As an umbrella company employee, there may be occasions when you get paid twice in the same tax period. Depending on your pay schedule, this could be the same month or even the same week.
To those outside the contract employment industry, getting paid twice in the same tax period might sound rather appealing. And, though it’s often not something to be concerned about, it can complicate your payslip and make your tax bill trickier to understand.
So, in this guide, we’ll assess why umbrella employees sometimes get paid twice in the same tax period, and consider the impact that this can have on your payslip and your tax bill. We want you to have all the information you need should you find yourself in this situation.
So, when we talk about ‘tax periods’ in this context, what exactly do we mean?
As you know, umbrella company employees get paid via PAYE. So, Income Tax and National Insurance contributions (NICs) are deducted each time you get paid. Unlike self-employed contractors and sole traders, this means you don’t have to deal with HMRC at the end of the tax year.
The tax year runs from April 6th to April 5th. And, depending on your payment schedule, it splits into weekly and monthly tax periods.
As you might expect, monthly tax periods run from the 6th of one month to the 5th of the next. For example, 6th March 2022 to 5th April 2022 is the final monthly tax period of 2021/22.
When it comes to weekly tax periods, the tax week cycle begins on whatever day the 6th April falls on in that particular tax year. In 2021/22, the tax year started on a Tuesday. So, the weekly tax periods run from Tuesday to Monday.
Tax periods are important as they allow your employer (umbrella company) to divide your tax, NICs and other deductions equally throughout the year in order to calculate your pay correctly as per your payment frequency. Hence why getting paid twice in the same tax period can make things appear a little more complicated from a tax perspective.
There a number of reasons why you might get paid twice in the same tax period. We’ve listed some of the more common ones below:
• You might have changed assignments/clients mid-tax period.
• You may be simultaneously working on different assignments for different clients and/or agencies.
• You may have received a bonus or pay reward for a personal achievement.
• You might get paid earlier in the tax period than you would normally. Common reasons for this are bank holidays or national holidays like Christmas and Easter.
• If you’ve submitted a timesheet late, your payment will likely get delayed until a subsequent tax period.
• Likewise, human error or an unfortunate oversight could also result in payment delays.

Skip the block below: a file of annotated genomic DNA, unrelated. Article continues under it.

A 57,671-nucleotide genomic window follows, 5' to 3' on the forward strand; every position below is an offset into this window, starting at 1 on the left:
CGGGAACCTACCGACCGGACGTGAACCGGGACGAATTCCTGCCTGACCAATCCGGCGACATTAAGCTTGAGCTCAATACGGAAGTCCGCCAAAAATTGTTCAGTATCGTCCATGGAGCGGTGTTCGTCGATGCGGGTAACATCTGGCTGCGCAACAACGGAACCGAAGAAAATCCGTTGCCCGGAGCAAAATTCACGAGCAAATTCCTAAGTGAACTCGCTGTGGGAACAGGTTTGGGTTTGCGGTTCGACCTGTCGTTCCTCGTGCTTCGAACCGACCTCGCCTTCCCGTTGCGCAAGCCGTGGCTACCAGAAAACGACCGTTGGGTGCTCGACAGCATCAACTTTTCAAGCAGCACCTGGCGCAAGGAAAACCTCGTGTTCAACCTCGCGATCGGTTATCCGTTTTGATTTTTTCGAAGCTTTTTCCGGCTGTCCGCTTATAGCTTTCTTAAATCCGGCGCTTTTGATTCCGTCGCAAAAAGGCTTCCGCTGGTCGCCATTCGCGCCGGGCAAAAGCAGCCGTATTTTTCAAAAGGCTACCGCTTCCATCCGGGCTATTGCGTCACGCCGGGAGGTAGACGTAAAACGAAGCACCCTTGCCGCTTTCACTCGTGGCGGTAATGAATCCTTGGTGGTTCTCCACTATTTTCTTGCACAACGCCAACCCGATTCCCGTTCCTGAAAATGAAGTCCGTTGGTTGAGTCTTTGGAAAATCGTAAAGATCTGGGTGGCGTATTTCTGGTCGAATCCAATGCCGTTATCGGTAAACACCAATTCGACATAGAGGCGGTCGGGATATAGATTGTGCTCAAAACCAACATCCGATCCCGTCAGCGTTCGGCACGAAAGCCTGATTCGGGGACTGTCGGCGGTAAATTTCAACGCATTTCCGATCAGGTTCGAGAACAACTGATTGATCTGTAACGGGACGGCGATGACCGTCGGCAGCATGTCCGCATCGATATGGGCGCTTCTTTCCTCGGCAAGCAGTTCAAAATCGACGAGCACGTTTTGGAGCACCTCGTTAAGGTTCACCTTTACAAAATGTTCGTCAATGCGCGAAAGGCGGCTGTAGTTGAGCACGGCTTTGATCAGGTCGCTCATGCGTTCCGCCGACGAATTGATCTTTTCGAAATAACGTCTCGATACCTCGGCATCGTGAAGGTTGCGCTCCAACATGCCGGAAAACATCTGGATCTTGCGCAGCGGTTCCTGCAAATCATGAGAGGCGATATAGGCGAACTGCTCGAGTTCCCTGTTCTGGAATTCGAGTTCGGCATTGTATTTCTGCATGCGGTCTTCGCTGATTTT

• You may have been paid weekly by one client and monthly by another whilst on simultaneous contracts (though, this is rather less frequent).
Clients tend to set your pay frequency. Depending on the arrangement you have with your agency and/or umbrella company, this will be either weekly or monthly. You’ll then get paid once per period whilst working on that particular assignment. Though, as above, there are occasions when this might not be the case.
The main thing to say to those who do get paid twice in the same tax period is that, despite being somewhat uncommon, it doesn’t actually mean there’s a problem. And, it’s unlikely that you’ll need to do anything. Our experienced professionals are accustomed to each of the scenarios outlined above. So, if you find yourself in this situation, they will explain the reasons - and provide the clarification - to you clearly and concisely.
Depending on how much you earn as an umbrella company employee, getting paid twice in the same tax period may mean that your tax bill for that week/month is higher - perhaps substantially higher - than normal. This doesn’t necessarily mean that you’re actually paying more tax, though.
Under PAYE, your tax deductions are adjusted accordingly every time you get paid. So, at the end of the tax year, you should have paid the correct amount of tax, regardless of whether there were double payments in certain periods and non-payments in others.
It’s worth mentioning here that if you’re on a Week 1/Month 1 tax code, any pay you’ve received - or tax you’ve had deducted - within the financial year is not taken into consideration when calculating your pay. One explanation for the allocation of this tax code is that HMRC could be compensating themselves for any underpaid tax. If this type of code applies to you, you should contact HMRC to ascertain why it has been applied.
Week 1/Month 1 aside, tax is ordinarily calculated on a ‘year-to-date’ or, cumulative, basis. Essentially, under this model, your tax ‘rights’ itself throughout the year to ensure you pay the correct amount of tax at the end of the financial year. This explains why employees occasionally get refunded some of their tax in cases where their salary is lower than it may have been recent months. However, this does not happen with those on a Week 1/Month 1 tax code. Hence, it is referred to as ‘non-cumulative’.
Other than the fact you’ll get more than one payslip for that week/month; no, getting paid twice in the same tax period shouldn’t substantially affect your payslip.
The final payslip you receive during that period will take precedence. It will contain all the information you need to know about that tax period, including the total amounts you’ve been paid and taxed. For instance, if you were paid two sets of £500 in one weekly tax period, the final payslip will state your total net pay as £1,000.
Below is an example of how your final payslip might look in similar circumstances.
If you have a question about tax periods, or if you’d like to find out more about our leading umbrella company solution, contact our dedicated team today.